Archive for September, 2019

From umber beginnings

Sunday, September 15th, 2019

This summer I have been working primarily in watercolor and oils.  However, the oils I have at my summer studio are made with slow-drying linseed oil and remain tacky after several weeks of drying time.  I realized that if I want to have them dry before we return home, I would need to use a faster-drying medium.  So I set aside the old paints, reserving only my three basic primary colors, which I supplemented with alkyd medium (since alkyd works well with oils but dries much more rapidly than the more widely used linseed oil-based paints), alkyd titanium white (to replace my slow-drying titanium white), and a raw umber, with which I had been wanting to experiment.

So my new palette for September would now consist solely of raw umber, the original primary yellow, red, and blue paints, and all the value variations available by incorporating the alkyd white.  The alkyd medium would serve as my thinner and only medium.  It was time to play!

I dug out some small pieces of canvas on which I had already applied and dried a monochromatic imprimatura (with leftover paint from previous palette scrapings) to seal the surface.  Then, referring to old photo files, I found a few images that I thought would work with two of the underpaintings—one green, the other a muted rose.

The first, “Lakefront Morning,” shown below, was worked over a green imprimatura.  Although the base color, in its original hue and chroma, does not appear anywhere in the finished painting, it contributed to the atmosphere when modified with the palette colors.

"Lakefront Morning" by Charlotte Mertz (5"x7" oil, #190901-o)

“Lakefront Morning” by Charlotte Mertz
(5″x7″ oil, #190901-o)

Focusing on the umber-and-white combination in various values, and incorporating the primaries to provide appropriate variations in temperature and hue, I was astonished at how much easier it was to create and maintain a strong notan structure.  It was also easy to maintain a sense of color harmony in both my paintings.

I realized that the reason for this new sense of ease was that my focus was on value first, since the raw umber (warmer and more transparent and lively than black) provided the necessary dark tones, while the white produced the lighter values.  Hue was of much less concern and required little more than a suggestion from any of my primary tubes to provide the necessary temperature bias and warm or cool variation from that provided by the underpainting.  A few spots of lightly blended or entirely un-diluted tube color were all that was required to provide some chromatic contrast, as well.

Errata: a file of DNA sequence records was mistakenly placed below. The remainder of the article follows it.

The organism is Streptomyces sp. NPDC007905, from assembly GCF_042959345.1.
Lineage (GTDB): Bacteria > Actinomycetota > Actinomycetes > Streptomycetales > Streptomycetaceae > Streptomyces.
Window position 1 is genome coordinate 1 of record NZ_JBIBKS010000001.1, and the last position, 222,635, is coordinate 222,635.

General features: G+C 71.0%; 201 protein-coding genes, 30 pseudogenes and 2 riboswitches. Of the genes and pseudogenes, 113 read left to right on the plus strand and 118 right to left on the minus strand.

"Niagara" by Charlotte Mertz  (5"x7" oil, #190902-o)

“Niagara” by Charlotte Mertz
(5″x7″ oil, #190902-o)

“Niagara” was painted over a rose-toned imprimatura.  Once again, although little of the base color actually appears in the finished painting, it definitely contributed to the rich lighting effects of the low-angled sunlight, while the umber provided the critical range of value needed to suggest atmospheric perspective.

Value key vs. value dominance

Sunday, September 1st, 2019

I have noticed some confusion about the difference between the concepts of “value keys” and “value dominance.”  It is easy for beginning artists to confuse the two.

Value dominance means that most (usually more than half) of a painting is within a designated (high, middle, or low) value range.  A full-value-range painting may have high-, low-, or middle-value dominance.  But when a painting shifts from a full range of values to either high or low key, the values are compacted into a narrower range, usually at either the high or low end of the value scale.